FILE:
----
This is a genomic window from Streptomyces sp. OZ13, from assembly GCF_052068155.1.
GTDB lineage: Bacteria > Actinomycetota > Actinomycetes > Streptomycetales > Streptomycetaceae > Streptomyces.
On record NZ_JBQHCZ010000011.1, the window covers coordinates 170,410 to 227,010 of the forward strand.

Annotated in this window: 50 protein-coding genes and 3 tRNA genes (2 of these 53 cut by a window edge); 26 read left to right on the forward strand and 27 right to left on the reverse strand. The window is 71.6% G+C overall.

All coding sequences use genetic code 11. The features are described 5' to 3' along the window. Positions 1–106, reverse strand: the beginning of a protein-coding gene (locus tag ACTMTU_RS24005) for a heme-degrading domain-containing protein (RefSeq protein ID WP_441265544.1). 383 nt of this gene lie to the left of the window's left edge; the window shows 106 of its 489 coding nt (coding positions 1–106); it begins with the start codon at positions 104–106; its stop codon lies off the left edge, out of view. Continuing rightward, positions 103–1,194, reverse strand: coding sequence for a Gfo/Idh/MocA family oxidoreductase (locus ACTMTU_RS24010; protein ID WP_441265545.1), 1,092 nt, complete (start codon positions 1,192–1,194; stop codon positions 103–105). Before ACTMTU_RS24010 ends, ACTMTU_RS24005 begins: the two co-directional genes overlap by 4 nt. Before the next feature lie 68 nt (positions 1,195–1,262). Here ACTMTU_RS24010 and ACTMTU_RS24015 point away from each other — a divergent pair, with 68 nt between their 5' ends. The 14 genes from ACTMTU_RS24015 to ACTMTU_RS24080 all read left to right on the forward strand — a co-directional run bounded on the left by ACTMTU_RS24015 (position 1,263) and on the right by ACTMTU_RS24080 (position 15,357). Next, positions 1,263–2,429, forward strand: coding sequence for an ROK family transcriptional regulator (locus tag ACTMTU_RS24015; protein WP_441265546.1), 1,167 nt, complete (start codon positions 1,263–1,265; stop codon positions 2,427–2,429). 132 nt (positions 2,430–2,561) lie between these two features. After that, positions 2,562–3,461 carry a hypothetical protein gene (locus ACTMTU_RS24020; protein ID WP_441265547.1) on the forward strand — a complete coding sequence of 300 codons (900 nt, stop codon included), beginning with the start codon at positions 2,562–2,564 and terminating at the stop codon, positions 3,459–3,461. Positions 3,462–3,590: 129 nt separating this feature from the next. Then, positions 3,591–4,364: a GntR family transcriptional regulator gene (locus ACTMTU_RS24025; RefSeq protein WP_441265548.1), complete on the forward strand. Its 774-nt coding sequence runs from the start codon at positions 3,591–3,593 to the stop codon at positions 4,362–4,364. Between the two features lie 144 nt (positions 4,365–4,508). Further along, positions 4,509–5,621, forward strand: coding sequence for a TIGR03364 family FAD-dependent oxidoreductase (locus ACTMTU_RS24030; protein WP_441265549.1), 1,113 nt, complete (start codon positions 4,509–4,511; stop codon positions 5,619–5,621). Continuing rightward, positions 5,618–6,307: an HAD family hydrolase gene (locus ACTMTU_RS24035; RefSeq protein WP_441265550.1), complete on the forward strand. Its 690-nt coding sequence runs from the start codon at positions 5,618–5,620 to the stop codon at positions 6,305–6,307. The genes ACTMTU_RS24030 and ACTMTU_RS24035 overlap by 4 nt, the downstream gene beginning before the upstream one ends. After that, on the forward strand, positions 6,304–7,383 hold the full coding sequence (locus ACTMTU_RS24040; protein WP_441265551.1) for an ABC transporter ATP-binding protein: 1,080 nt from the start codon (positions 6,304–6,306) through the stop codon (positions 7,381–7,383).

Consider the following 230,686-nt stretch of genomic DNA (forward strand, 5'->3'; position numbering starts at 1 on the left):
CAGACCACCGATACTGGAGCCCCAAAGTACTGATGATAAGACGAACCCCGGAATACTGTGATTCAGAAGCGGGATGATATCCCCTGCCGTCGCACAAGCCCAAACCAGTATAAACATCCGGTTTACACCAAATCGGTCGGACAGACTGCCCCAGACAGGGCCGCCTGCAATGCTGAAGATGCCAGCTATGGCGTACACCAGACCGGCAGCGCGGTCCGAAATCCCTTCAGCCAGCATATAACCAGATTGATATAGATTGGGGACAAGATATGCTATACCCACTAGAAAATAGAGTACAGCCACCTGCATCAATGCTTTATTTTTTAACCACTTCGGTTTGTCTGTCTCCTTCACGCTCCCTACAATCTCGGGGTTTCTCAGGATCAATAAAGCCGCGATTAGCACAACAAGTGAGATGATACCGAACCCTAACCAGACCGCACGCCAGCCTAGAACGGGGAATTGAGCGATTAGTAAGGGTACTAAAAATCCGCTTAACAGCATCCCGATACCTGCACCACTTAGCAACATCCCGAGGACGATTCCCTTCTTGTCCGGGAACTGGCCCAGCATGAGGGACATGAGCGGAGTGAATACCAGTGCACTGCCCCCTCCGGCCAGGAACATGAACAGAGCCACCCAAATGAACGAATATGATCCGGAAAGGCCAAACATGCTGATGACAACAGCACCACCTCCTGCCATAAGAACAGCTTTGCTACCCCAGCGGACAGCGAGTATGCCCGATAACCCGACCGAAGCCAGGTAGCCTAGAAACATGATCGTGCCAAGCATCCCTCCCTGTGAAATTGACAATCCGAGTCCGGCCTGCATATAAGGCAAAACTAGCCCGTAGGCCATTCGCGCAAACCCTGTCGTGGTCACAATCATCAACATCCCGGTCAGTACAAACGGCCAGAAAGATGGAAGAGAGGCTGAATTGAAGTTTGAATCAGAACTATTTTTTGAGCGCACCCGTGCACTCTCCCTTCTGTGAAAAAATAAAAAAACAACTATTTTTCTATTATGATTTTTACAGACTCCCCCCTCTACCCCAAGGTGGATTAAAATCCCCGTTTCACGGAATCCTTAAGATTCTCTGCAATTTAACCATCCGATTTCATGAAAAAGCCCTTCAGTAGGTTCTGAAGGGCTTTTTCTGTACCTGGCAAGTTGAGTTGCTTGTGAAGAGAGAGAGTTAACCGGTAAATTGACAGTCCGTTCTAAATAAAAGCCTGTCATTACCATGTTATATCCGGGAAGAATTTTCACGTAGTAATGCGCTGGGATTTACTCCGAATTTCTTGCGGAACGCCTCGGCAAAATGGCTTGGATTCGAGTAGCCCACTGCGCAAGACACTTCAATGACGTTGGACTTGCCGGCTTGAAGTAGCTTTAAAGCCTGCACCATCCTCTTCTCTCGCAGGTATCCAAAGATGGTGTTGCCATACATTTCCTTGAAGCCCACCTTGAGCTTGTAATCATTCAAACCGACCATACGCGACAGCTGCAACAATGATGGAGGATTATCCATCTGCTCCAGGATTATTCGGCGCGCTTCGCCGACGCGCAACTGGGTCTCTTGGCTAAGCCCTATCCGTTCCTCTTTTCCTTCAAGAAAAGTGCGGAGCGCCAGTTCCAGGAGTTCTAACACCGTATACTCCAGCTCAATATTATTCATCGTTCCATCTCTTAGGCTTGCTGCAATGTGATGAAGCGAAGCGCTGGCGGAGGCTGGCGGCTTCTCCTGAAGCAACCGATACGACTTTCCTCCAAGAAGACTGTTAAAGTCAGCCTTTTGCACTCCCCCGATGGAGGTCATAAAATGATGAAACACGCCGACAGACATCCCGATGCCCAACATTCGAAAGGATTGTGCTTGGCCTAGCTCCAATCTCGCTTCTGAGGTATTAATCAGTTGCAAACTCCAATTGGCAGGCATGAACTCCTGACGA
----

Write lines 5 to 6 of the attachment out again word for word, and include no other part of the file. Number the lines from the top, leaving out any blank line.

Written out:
All coding sequences use genetic code 11. The features are described 5' to 3' along the window. Positions 1–106, reverse strand: the beginning of a protein-coding gene (locus tag ACTMTU_RS24005) for a heme-degrading domain-containing protein (RefSeq protein ID WP_441265544.1). 383 nt of this gene lie to the left of the window's left edge; the window shows 106 of its 489 coding nt (coding positions 1–106); it begins with the start codon at positions 104–106; its stop codon lies off the left edge, out of view. Continuing rightward, positions 103–1,194, reverse strand: coding sequence for a Gfo/Idh/MocA family oxidoreductase (locus ACTMTU_RS24010; protein ID WP_441265545.1), 1,092 nt, complete (start codon positions 1,192–1,194; stop codon positions 103–105). Before ACTMTU_RS24010 ends, ACTMTU_RS24005 begins: the two co-directional genes overlap by 4 nt. Before the next feature lie 68 nt (positions 1,195–1,262). Here ACTMTU_RS24010 and ACTMTU_RS24015 point away from each other — a divergent pair, with 68 nt between their 5' ends. The 14 genes from ACTMTU_RS24015 to ACTMTU_RS24080 all read left to right on the forward strand — a co-directional run bounded on the left by ACTMTU_RS24015 (position 1,263) and on the right by ACTMTU_RS24080 (position 15,357). Next, positions 1,263–2,429, forward strand: coding sequence for an ROK family transcriptional regulator (locus tag ACTMTU_RS24015; protein WP_441265546.1), 1,167 nt, complete (start codon positions 1,263–1,265; stop codon positions 2,427–2,429). 132 nt (positions 2,430–2,561) lie between these two features. After that, positions 2,562–3,461 carry a hypothetical protein gene (locus ACTMTU_RS24020; protein ID WP_441265547.1) on the forward strand — a complete coding sequence of 300 codons (900 nt, stop codon included), beginning with the start codon at positions 2,562–2,564 and terminating at the stop codon, positions 3,459–3,461. Positions 3,462–3,590: 129 nt separating this feature from the next. Then, positions 3,591–4,364: a GntR family transcriptional regulator gene (locus ACTMTU_RS24025; RefSeq protein WP_441265548.1), complete on the forward strand. Its 774-nt coding sequence runs from the start codon at positions 3,591–3,593 to the stop codon at positions 4,362–4,364. Between the two features lie 144 nt (positions 4,365–4,508). Further along, positions 4,509–5,621, forward strand: coding sequence for a TIGR03364 family FAD-dependent oxidoreductase (locus ACTMTU_RS24030; protein WP_441265549.1), 1,113 nt, complete (start codon positions 4,509–4,511; stop codon positions 5,619–5,621). Continuing rightward, positions 5,618–6,307: an HAD family hydrolase gene (locus ACTMTU_RS24035; RefSeq protein WP_441265550.1), complete on the forward strand. Its 690-nt coding sequence runs from the start codon at positions 5,618–5,620 to the stop codon at positions 6,305–6,307. The genes ACTMTU_RS24030 and ACTMTU_RS24035 overlap by 4 nt, the downstream gene beginning before the upstream one ends. After that, on the forward strand, positions 6,304–7,383 hold the full coding sequence (locus ACTMTU_RS24040; protein WP_441265551.1) for an ABC transporter ATP-binding protein: 1,080 nt from the start codon (positions 6,304–6,306) through the stop codon (positions 7,381–7,383).

Consider the following 230,686-nt stretch of genomic DNA (forward strand, 5'->3'; position numbering starts at 1 on the left):